This autobiography recounts the experiences of a Welshman who has become widely known as a historian writing prolifically in English and Welsh, a lecturer, teacher and broadcaster, and an active public figure. He is endowed with a lively sense of humour that frequently breaks the surface - often at his own expense! He hails from the industrial township of Dowlais, sited in north Glamorgan, on the very edge of the appealing hill and farming country of Breconshire. He was born in 1920, the only child of working-class parents, and he writes movingly of his childhood and youth spent amid a warm-hearted, closely-knit community which suffered the full force of economic blight. Following a typical Welsh education at Cyfarthfa and Aberystwyth, he later spent nearly forty years as a University teacher in Swansea, twenty-five of them as professor of History. His Scholarship has been recognised by the award of the Fellowship of the British Academy, and has a knighthood for 'services to the history, culture and heritage of Wales.' He has combined this with an active public career, in the course of which he has been chairman and member of a diverse and numerous range of bodies, including the Broadcasting Council for Wales, the British Library Board, the Board of Celtic Studies, the Pantyfedwen Trusts and CADW. He brings a historian's eye to the work of these organisations and sketches vivid thumbnail portraits of their leading figures.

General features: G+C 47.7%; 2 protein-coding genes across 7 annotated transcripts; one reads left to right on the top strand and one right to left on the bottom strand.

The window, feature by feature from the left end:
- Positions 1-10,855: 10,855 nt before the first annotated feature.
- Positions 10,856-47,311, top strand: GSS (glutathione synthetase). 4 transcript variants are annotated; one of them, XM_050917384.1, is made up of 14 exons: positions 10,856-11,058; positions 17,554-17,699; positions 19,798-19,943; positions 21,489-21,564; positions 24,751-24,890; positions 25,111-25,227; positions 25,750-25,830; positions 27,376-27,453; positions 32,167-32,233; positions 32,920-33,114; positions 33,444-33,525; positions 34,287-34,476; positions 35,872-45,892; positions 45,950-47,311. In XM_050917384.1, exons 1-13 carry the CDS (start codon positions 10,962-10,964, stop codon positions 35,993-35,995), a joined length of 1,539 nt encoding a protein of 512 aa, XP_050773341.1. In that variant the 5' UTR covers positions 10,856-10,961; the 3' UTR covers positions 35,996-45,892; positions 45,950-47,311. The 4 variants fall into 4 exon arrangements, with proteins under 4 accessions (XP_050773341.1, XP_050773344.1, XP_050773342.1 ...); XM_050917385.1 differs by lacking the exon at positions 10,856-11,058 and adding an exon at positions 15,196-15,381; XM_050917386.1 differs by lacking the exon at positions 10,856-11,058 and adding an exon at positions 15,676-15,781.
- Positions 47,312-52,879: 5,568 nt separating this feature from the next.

Sir Glanmor Williams is a prolific historian whose many books include The Welsh Church from Conquest to Reformation, Religion, Language and Nationality and Wales and the Reformation.